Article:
A ‘jumbo’ restraint to keep them out

On December 15, a wild elephant died when it tried crossing an iron fence in the Nagarhole National Park in Karnataka. It got stuck on the fence, as a result of which its diaphragm collapsed under its weight, leading to its death.

What happened in Nagarhole shows that resolving human-wildlife conflict is not straightforward. But Kerala officials claim to have found a way which will keep the elephants away from humans, and pose no danger to the jumbos too.

The Kerala Forest Department has developed a barrier called the ‘crash guard rope fencing’ to limit wild elephants to forests areas. The five-metre-high barrier consists of iron ropes connected across five galvanised steel rods and will be set up along the border areas of forests.

The project has gained the approval of IIT-Palakkad (which is also testing the design of the barrier) and of Dr PS Easa, an elephant expert and former head of Kerala Forest Research Institute (KFRI). The wall has been conceptualised by former Mankulam Divisional Forest Officer (DFO) BN Nagaraj. It has been set up along a 1.2 km stretch by the Karinthiri river from Anakulam to Valiyaparakkuty at a cost of Rs 50 lakh to prevent elephants from entering farmlands in Anakulam.

The forest department has also taken a decision to encourage setting up of crash guard rope fencing henceforth as opposed to traditional methods to keep elephants away from human habitats.

BN Nagaraj, the man behind the concept, is currently the Estate Officer, forest headquarters, Thiruvananthapuram. “The method is more practical to prevent attacks by wild animals in the vicinity of forests. Last year, we constructed one such fencing at the Mankulam forest division in Idukki and it has worked well until now,” he said.

Nagaraj said that earlier, solar fencing, where animals that come in contact with the fencing get electric shocks, was used to keep elephants at bay. “But the shocks would provoke the jumbos even more, and would make them more determined to enter the farms and destroy the crops. The new method, on the other hand, is animal friendly,” hw said. He said this was vindicated by recordings of camera traps placed near the fencing, which showed wild elephants often approaching the fences and retreating without trying to mount or damage them.

Other structures that the forest department has used to form barriers include walls, rail fences, stone pitched trenches and steel fences. But officials say that compared to ‘crash guard rope fencing,’ these methods are more expensive and less effective and would be discarded from now. An order issued by the Principal Chief Conservator of Forests also states the same.

It says, “The crash guard rope fencing option was recently constructed on a pilot basis at Mankulam forest division for 1.2 km and its design is being tested by IIT-Palakkad so as to replicate it on a bigger scale elsewhere. Hence, in phase II of the project, this option has been included replacing other high cost physical barriers and while doing so, the total length of all barriers included in the initial detailed project report (291 km) will not be reduced but in fact will be slightly increased (296.9 km).”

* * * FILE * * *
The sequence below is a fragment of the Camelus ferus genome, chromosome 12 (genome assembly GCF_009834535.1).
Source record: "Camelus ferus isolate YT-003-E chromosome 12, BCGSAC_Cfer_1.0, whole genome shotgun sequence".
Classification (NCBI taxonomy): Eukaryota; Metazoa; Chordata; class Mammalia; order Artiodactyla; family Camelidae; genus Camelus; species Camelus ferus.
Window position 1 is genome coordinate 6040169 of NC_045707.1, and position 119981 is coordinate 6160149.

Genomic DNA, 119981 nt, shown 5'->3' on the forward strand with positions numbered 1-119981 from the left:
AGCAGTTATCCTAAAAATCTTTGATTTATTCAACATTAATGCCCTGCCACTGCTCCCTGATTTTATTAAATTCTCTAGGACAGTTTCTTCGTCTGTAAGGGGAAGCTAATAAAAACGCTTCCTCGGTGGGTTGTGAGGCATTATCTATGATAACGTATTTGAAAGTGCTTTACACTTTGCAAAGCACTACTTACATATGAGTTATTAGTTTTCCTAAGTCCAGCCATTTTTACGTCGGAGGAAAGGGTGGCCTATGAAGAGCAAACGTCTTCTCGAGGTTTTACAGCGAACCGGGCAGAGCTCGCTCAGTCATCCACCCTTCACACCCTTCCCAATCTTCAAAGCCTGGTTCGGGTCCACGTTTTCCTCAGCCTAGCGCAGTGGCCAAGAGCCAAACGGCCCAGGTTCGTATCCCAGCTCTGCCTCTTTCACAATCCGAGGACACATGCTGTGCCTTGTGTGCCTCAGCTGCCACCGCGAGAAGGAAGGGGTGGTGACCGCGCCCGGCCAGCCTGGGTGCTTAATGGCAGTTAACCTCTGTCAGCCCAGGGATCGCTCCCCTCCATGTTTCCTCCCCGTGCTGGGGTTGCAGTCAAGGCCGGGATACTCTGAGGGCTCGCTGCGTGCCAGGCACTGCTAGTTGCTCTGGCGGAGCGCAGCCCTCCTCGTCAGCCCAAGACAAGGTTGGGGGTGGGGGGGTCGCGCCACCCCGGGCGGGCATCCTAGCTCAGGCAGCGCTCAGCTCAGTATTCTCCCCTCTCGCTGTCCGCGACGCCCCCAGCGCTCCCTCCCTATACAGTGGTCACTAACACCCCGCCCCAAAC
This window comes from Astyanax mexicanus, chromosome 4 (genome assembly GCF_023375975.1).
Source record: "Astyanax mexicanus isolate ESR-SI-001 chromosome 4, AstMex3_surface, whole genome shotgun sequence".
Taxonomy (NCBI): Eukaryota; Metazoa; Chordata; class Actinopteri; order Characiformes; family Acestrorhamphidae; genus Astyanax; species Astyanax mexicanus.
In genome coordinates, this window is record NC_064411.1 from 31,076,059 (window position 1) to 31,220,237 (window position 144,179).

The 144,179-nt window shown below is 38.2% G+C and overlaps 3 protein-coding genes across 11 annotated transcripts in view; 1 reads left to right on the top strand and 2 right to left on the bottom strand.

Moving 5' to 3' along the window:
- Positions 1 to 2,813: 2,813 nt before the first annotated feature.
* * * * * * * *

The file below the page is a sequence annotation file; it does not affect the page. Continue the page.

While a good fencing would go a long way in resolving human-animal conflicts, the Kerala forest department is considering going one step further and relocating people residing near the borders of forest areas. The government has allotted Rs 49.70 crore for the relocation of 497 families in such areas, with each family to receive Rs 10 lakh in cash as compensation.

Chinnakkanal and nearby villages in Munnar district face frequent encounters with wild elephants while in Idukki district, 301 colony, Sinkukandam, 80 acre, BL Ram, Moolathura, Muthamman colony and Cementpalam are the most affected areas. Devikulam range officer Nibu Kiran said once the allotted funds are received, the families from Sinkukandam and 301 colony areas would be relocated.

Recently, Munnar DFO Narendara Babu submitted a detailed proposal to the Chief Wildlife Warden which recommended that the government must relocate the families living within or near forest areas to prevent tusker menace in Chinnakkanal and Munnar areas.

During the 2002-2003 period, the AK Antony government allowed human settlements in Sinkukandam, 301 colony and 80 acre and since then, elephant encounters have increased in these areas. Since 2010, over 28 lives have been lost due to attacks by wild elephant in the Munnar wildlife division, with four such instances occurring in 2018.

On May 16, Velu (55), a Moolathara native and a cardamom estate watcher, was trampled to death by a wild elephant at Puthuppara near Anayirankal. On July 4, a tribal farmer Thankachen (55) met with the same fate at Sinkukandam near Anayirankal, as did cardamom estate supervisor Kumar (46) on July 11 at Rajappara near Chinnakkanal and estate watcher Muthayya (65) on September 20 at Puthuppara.

(The writer is a member of The NewsCart, a Bengaluru-based media startup)

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A ‘jumbo’ restraint to keep them out

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